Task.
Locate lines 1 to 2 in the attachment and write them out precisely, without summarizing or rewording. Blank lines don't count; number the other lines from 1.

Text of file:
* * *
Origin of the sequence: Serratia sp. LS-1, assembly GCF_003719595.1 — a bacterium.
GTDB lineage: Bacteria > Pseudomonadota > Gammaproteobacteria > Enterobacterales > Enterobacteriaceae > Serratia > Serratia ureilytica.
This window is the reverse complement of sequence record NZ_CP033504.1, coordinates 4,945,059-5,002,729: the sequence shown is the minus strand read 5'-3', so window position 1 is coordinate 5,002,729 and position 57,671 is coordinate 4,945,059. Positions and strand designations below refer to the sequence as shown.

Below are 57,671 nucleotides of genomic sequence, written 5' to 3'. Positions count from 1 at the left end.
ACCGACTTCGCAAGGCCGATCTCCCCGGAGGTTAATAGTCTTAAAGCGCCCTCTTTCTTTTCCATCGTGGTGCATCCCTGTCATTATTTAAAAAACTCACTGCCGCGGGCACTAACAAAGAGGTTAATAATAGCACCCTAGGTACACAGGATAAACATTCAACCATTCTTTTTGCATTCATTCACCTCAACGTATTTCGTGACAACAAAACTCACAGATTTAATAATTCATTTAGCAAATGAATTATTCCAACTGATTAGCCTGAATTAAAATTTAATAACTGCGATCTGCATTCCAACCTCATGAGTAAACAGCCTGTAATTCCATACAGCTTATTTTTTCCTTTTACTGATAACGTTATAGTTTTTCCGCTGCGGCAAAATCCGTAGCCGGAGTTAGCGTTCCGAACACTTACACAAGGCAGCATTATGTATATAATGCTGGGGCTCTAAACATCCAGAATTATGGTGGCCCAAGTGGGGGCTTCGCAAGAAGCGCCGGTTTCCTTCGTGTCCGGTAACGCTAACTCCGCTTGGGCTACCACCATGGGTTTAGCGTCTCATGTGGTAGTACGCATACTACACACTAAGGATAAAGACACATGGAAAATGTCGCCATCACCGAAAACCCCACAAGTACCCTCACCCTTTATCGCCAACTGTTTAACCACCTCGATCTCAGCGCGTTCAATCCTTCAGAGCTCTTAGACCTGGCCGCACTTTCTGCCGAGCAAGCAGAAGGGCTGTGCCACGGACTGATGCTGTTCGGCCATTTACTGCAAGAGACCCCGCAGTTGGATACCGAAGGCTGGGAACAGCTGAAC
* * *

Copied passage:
Origin of the sequence: Serratia sp. LS-1, assembly GCF_003719595.1 — a bacterium.
GTDB lineage: Bacteria > Pseudomonadota > Gammaproteobacteria > Enterobacterales > Enterobacteriaceae > Serratia > Serratia ureilytica.